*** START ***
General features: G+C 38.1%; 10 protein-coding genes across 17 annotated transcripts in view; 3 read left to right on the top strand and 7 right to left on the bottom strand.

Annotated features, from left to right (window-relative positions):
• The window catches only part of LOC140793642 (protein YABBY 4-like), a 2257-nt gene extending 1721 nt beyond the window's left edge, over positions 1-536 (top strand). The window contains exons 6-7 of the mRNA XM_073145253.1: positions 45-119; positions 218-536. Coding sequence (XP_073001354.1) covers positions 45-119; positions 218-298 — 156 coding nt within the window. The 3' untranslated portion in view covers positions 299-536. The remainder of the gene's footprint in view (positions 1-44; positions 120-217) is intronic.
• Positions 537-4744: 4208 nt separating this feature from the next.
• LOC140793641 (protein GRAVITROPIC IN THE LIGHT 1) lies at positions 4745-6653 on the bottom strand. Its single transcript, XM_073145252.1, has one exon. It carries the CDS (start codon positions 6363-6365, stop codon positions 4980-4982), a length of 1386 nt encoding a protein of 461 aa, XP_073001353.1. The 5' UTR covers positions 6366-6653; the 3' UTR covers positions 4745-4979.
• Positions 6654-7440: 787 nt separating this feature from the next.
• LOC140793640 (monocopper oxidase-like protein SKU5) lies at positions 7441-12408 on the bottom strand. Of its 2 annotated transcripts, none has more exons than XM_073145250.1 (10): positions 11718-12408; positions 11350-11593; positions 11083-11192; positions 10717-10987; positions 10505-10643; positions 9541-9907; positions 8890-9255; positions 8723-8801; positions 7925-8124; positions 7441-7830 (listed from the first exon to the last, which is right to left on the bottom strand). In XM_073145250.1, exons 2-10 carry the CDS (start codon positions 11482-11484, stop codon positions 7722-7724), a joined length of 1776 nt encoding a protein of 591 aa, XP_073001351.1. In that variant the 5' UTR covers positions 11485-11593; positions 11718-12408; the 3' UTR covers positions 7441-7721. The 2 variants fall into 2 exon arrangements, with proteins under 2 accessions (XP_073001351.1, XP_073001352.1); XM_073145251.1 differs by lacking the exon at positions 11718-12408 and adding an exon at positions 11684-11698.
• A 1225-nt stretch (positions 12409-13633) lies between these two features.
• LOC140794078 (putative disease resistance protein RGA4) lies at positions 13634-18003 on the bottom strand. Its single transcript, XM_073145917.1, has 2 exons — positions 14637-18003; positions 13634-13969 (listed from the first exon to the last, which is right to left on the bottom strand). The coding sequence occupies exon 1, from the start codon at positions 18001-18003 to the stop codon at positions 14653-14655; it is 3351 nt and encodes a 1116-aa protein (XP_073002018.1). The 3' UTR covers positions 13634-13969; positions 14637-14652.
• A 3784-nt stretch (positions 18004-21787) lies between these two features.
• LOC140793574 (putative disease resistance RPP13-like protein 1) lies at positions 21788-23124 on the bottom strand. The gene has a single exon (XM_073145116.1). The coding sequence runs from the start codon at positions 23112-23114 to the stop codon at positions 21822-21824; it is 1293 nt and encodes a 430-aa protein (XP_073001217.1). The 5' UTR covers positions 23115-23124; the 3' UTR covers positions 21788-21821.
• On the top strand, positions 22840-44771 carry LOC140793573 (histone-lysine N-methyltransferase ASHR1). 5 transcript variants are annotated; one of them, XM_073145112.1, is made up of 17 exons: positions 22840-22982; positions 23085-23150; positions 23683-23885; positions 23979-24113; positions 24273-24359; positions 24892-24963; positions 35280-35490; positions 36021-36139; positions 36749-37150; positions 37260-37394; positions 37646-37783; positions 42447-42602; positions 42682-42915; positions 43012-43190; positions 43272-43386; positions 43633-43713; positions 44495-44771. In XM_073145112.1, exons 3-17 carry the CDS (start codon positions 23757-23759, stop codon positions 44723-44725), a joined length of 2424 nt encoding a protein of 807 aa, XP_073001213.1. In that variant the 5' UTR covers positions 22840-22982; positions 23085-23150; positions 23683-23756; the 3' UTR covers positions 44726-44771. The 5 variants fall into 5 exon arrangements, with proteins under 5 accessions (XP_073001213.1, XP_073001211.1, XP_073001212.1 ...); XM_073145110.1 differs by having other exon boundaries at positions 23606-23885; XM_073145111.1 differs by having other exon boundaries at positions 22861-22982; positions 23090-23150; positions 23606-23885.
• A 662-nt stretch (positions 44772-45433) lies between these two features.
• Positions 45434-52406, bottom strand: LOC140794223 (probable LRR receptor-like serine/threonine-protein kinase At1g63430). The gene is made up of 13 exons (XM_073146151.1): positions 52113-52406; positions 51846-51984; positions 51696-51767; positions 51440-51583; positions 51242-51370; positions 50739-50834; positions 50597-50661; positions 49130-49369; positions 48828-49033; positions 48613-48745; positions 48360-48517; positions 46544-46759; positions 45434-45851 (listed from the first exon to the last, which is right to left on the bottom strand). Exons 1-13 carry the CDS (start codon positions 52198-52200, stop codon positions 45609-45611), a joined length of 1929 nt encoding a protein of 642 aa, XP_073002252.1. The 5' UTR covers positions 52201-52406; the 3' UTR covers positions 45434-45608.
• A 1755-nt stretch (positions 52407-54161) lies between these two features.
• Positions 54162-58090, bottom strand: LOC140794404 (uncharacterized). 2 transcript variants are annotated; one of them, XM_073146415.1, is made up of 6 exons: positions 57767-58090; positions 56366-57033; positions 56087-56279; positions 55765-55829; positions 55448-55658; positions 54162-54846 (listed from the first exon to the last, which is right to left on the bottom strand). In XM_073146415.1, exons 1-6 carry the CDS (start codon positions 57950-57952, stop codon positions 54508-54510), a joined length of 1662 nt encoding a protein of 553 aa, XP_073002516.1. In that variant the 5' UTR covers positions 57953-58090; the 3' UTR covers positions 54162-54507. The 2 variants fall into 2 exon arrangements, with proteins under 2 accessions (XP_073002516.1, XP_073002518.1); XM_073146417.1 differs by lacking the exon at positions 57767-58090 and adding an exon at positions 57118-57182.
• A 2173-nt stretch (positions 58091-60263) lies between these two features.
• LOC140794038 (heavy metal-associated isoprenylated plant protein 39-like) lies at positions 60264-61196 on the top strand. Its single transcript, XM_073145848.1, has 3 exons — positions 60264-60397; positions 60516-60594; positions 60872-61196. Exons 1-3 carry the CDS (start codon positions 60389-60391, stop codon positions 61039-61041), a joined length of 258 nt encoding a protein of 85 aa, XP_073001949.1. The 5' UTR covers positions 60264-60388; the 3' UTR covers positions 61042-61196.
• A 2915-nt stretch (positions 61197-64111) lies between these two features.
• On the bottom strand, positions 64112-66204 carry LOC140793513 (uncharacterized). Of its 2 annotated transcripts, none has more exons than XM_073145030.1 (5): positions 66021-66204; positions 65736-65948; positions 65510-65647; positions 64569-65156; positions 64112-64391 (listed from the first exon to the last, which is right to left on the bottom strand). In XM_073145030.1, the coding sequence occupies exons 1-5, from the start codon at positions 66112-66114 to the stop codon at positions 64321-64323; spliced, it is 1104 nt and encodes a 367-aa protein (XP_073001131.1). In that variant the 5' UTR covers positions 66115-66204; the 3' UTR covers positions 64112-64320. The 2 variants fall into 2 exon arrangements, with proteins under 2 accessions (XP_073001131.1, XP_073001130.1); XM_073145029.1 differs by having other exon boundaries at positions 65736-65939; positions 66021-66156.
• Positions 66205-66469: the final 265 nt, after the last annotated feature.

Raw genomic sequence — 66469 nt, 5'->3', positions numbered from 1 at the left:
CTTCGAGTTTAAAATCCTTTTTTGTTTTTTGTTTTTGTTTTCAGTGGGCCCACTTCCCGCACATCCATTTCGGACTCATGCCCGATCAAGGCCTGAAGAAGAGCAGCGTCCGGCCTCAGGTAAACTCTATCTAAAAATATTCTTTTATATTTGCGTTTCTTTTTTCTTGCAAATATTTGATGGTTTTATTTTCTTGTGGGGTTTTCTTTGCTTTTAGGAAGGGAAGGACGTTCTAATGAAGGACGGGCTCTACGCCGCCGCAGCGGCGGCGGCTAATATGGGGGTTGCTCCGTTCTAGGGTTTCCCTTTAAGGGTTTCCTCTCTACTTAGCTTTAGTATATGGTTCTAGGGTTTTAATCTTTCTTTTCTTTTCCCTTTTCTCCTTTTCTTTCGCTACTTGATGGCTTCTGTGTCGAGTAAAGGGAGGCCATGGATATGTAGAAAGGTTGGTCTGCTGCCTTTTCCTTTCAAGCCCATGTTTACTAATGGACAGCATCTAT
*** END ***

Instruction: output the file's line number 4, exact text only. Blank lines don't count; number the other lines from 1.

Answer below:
• Positions 537-4744: 4208 nt separating this feature from the next.